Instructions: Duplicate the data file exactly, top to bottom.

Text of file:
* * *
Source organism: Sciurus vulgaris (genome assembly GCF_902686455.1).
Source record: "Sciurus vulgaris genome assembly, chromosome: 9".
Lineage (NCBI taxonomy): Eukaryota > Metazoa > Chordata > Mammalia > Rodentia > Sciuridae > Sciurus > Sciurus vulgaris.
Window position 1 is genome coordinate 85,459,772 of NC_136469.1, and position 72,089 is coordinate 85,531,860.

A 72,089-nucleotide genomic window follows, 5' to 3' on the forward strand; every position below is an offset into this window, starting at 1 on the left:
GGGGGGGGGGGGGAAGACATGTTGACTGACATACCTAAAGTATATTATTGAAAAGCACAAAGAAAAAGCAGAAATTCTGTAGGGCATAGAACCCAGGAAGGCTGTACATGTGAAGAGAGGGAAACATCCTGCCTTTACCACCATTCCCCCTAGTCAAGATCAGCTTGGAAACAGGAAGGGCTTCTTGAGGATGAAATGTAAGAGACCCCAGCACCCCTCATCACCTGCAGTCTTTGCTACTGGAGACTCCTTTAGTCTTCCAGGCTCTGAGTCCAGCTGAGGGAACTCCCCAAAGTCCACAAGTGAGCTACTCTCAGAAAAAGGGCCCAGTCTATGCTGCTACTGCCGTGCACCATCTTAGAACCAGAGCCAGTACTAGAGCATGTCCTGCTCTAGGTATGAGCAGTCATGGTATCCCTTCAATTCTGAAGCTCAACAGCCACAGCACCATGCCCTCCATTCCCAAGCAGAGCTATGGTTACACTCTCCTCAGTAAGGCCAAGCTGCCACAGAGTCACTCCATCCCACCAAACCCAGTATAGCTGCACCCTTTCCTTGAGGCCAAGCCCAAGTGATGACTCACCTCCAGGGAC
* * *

Source organism: Sciurus vulgaris (genome assembly GCF_902686455.1).
Source record: "Sciurus vulgaris genome assembly, chromosome: 9".
Lineage (NCBI taxonomy): Eukaryota > Metazoa > Chordata > Mammalia > Rodentia > Sciuridae > Sciurus > Sciurus vulgaris.
Window position 1 is genome coordinate 85,459,772 of NC_136469.1, and position 72,089 is coordinate 85,531,860.

A 72,089-nucleotide genomic window follows, 5' to 3' on the forward strand; every position below is an offset into this window, starting at 1 on the left:
GGGGGGGGGGGGGAAGACATGTTGACTGACATACCTAAAGTATATTATTGAAAAGCACAAAGAAAAAGCAGAAATTCTGTAGGGCATAGAACCCAGGAAGGCTGTACATGTGAAGAGAGGGAAACATCCTGCCTTTACCACCATTCCCCCTAGTCAAGATCAGCTTGGAAACAGGAAGGGCTTCTTGAGGATGAAATGTAAGAGACCCCAGCACCCCTCATCACCTGCAGTCTTTGCTACTGGAGACTCCTTTAGTCTTCCAGGCTCTGAGTCCAGCTGAGGGAACTCCCCAAAGTCCACAAGTGAGCTACTCTCAGAAAAAGGGCCCAGTCTATGCTGCTACTGCCGTGCACCATCTTAGAACCAGAGCCAGTACTAGAGCATGTCCTGCTCTAGGTATGAGCAGTCATGGTATCCCTTCAATTCTGAAGCTCAACAGCCACAGCACCATGCCCTCCATTCCCAAGCAGAGCTATGGTTACACTCTCCTCAGTAAGGCCAAGCTGCCACAGAGTCACTCCATCCCACCAAACCCAGTATAGCTGCACCCTTTCCTTGAGGCCAAGCCCAAGTGATGACTCACCTCCAGGGAC